‘Professional chiller’ Lyndall Mitchell has figured out how to stay calm and reduce stress
If you want to reduce stress and bring more calm into your daily life, try taking a leaf out of Lyndall Mitchell’s book.
Lynda Mitchell, certified wellness coach and owner of the iconic Aurora Spa in St Kilda, has spent 20 years helping her burnt-out clients – and herself – unlock more energy and live a calm, fulfilled life.
Along the way, she’s sampled just about every “life improvement” hack and has concluded that one of the most effective things any of us can do to improve energy and reduce stress is to “bookend” our days with simple rituals that we repeat every morning and night.
“If we can just get a rhythm going, harnessing our morning energy and preparing our body and mind for the night-time unwind [to] improve the quality and quantity of our sleep, it gives us the ability to have a higher level of resilience throughout the day, and less chaos and stress, which negatively impacts our health and wellbeing,” Mitchell, who facilitates Aurora Spa’s digital Daily Rituals To Reduce Stress course, tells Body+Soul.
“Once you experience some structure in the morning and evening, you realise it unlocks energy and positivity.”
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Start with an evening wind down
Mitchell’s mantra is “tomorrow starts today”, so she is passionate about using your final half hour to set you up for a good next day.
“We all love to sit down and unwind in front of the TV but it’s about having the commitment to unwind [properly] to give our body and mind the best chance at having really good quality sleep,” she explains.
Each evening, Mitchell does some healthy food prep and lays out her activewear for the next day, then takes to her bedside haven for a structured wind down that includes journaling, meditation and some DIY spa pampering to send a strong signal to her body and mind that it’s time to rest.
“Next to my bed I have my ‘zone’ set up – I have a beautiful journal with a beautiful pen and a meditation cushion,” she says.
“I start with journaling, which is about unlocking those thoughts that are in your mind and getting them down on paper. I generally write what went well today and what I’m grateful for – it may just be a paragraph or it may be a few pages. Sometimes you don’t know what you’re thinking until you write it down.”
Then she’ll move into meditation to calm her mind and focus her breathing before using a thermal balm and essential oils to give herself a personal neck and shoulder massage.
“That little package represents to my body and mind that sleep is around the corner,” she explains.
“If I’ve got a little bit more energy, then I might also do some reading. Then I’m into bed.”
Kicking your day off right
After a solid night’s sleep, Mitchell gets out of bed and straightens the covers immediately.
“Making your bed is the easiest success habit you can have because it builds momentum for the next step, which for me is meditation,” she explains.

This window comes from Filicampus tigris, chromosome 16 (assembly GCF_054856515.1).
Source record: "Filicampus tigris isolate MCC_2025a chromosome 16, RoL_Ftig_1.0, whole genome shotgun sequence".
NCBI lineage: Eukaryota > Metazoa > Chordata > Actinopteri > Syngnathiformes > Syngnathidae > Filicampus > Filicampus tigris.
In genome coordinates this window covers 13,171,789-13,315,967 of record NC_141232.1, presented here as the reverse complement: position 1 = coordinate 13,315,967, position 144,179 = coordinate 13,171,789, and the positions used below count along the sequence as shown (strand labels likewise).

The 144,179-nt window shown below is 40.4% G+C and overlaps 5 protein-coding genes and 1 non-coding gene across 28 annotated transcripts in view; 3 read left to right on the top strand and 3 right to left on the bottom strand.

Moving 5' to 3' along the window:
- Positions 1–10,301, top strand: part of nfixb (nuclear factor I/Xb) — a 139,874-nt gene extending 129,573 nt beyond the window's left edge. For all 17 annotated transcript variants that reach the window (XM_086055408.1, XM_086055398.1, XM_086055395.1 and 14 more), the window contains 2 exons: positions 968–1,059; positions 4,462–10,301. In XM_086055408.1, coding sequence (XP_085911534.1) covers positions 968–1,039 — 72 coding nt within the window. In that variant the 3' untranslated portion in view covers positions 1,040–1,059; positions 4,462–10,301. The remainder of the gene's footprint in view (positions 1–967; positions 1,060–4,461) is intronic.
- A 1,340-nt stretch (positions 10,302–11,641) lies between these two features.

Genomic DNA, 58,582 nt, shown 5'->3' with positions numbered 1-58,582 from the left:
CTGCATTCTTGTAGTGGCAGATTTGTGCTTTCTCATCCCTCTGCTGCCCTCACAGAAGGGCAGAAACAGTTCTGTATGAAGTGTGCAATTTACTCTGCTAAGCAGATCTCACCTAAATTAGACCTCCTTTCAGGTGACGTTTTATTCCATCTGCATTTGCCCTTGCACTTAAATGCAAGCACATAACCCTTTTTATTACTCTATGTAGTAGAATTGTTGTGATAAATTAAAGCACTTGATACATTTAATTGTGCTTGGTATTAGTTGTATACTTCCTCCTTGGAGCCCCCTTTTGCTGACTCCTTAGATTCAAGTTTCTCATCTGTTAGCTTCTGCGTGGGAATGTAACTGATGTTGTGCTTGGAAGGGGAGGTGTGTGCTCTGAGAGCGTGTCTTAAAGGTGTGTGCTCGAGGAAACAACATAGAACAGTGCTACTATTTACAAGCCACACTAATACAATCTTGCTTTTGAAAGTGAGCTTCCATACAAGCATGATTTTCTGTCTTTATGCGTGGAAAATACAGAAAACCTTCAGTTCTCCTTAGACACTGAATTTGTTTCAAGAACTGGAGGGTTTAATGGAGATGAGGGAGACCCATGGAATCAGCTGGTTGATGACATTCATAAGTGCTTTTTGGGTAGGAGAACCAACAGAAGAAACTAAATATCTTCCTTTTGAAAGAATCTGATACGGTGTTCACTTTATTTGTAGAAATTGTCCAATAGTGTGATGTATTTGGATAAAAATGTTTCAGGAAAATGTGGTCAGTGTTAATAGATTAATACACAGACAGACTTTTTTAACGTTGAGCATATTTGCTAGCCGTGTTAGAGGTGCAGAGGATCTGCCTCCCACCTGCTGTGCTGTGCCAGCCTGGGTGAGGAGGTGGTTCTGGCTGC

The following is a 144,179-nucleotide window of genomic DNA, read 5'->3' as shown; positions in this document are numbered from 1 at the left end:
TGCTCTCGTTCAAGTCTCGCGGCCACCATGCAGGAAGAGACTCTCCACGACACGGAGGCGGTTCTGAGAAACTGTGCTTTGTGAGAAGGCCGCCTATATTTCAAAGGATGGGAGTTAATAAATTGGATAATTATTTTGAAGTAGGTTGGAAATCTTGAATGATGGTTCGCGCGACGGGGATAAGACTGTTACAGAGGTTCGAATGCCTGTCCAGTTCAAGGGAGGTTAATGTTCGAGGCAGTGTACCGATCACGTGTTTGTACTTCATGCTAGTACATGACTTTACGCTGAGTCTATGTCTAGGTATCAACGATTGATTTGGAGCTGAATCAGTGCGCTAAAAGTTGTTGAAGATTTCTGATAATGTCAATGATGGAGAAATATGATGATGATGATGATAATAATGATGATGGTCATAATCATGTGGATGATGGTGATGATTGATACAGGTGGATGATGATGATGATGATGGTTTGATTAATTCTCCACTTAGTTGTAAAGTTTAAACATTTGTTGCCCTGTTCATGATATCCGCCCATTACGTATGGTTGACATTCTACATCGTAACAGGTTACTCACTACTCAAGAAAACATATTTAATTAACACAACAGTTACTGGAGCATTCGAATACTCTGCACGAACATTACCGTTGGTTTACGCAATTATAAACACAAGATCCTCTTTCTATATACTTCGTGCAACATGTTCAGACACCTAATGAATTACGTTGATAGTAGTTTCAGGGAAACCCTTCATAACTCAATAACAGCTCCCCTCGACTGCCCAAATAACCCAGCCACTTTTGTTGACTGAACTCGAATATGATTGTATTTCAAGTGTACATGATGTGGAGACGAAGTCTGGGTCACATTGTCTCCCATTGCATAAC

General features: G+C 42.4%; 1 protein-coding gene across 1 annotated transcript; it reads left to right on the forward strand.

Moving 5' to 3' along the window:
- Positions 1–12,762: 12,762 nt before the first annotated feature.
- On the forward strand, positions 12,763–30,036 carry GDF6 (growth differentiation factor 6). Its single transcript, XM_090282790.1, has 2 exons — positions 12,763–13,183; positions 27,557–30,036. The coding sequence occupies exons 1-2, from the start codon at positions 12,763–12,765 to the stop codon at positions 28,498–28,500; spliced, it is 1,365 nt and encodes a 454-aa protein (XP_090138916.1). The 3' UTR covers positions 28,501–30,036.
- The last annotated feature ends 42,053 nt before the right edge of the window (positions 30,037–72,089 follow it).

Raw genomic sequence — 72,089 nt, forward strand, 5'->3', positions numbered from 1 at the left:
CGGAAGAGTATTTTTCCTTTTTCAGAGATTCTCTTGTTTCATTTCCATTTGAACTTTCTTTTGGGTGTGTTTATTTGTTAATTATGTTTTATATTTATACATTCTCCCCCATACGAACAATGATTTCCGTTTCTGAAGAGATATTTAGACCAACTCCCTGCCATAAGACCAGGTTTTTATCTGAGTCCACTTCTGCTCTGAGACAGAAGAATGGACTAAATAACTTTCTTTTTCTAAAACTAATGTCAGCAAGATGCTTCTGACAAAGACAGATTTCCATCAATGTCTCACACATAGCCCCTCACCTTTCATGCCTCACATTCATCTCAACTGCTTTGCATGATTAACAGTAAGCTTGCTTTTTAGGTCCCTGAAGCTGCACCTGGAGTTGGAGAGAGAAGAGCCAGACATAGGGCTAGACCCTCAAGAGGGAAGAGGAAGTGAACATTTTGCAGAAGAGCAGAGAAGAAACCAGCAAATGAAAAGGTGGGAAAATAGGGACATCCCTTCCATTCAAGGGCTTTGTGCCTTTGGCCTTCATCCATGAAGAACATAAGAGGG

“As soon as I get out of bed, my meditation cushion is there for some breathing. Then I’ll pull out an affirmation card and do some journaling about how I want to frame my day. I’ll always create a ‘power thought’ for the day, which is a sentence starting, ‘Today I am…'”
Mitchell says these powerful thoughts give us the ability to shape the way we approach our day, and gives us an anchor to return to as challenges come our way.
“The other day my power thought was about lightness – light conversation and light energy,” she says.
“For me, that represented exactly what I wanted to achieve on that day and I kept coming back to it, asking, ‘Where am I at with lightness today?’ Then at night-time, I was able to drill down into that in my evening journaling.”
She’ll usually do some mindful movement, which she tailors to her energy levels on any given day.
“Sometimes it might be running 10-15km, other days I’ll skip exercise if I realise I need nourishment and to refuel my tank if my body is exhausted,” she says.
“I find that these daily ‘bookends’ give me the ability to tune in and to have a day filled with mindful intention. If we start from that [space] in the morning, we have a better opportunity to be less reactive and get into the stress and chaos and drama and draining energy that can occur on autopilot.”
How to find your best bookends
Your bookends could include anything from meditation to journaling to being creative to exercise or connecting with loved ones.
“No two bookends are the same – it’s about customising and finding what works for you,” Mitchell says.
“Some people are more creative, others are really physical and others might be completely depleted and exhausted – you can customise and create bespoke bookends.”
But Mitchell says most of her clients benefit from taking a minute in the morning to consider how they want to be that day, and another moment at the end to reflect on how the day went.
“Your ‘power thought’ has got the ability to really shift and change your day, and it’s a point that you can keep coming back to and keep referencing throughout the day,” Mitchell says.
“[Good] morning and evening bookends [cover] the mind, body, spirit and emotions … When we’re working with those four quadrants, then we’re at our optimum.”